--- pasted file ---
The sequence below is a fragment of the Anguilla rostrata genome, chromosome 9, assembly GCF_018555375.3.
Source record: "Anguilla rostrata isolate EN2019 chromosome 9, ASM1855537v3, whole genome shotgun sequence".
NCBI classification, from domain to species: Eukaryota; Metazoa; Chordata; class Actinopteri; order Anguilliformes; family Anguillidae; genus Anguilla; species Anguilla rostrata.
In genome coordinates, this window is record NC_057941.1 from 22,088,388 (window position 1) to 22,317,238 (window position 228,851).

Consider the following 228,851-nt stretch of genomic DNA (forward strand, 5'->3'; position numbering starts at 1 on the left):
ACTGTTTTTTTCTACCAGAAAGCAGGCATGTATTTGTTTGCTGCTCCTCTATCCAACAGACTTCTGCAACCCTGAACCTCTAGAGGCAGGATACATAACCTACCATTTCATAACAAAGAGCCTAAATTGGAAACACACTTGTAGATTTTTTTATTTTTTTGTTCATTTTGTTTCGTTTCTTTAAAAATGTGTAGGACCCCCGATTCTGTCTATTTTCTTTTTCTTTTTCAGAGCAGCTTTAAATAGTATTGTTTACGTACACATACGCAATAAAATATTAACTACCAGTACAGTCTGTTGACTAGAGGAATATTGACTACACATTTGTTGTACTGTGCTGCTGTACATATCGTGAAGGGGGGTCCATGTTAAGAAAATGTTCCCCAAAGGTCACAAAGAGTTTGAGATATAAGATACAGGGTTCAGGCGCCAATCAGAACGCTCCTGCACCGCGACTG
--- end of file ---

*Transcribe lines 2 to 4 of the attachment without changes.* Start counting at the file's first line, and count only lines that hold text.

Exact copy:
Source record: "Anguilla rostrata isolate EN2019 chromosome 9, ASM1855537v3, whole genome shotgun sequence".
NCBI classification, from domain to species: Eukaryota; Metazoa; Chordata; class Actinopteri; order Anguilliformes; family Anguillidae; genus Anguilla; species Anguilla rostrata.
In genome coordinates, this window is record NC_057941.1 from 22,088,388 (window position 1) to 22,317,238 (window position 228,851).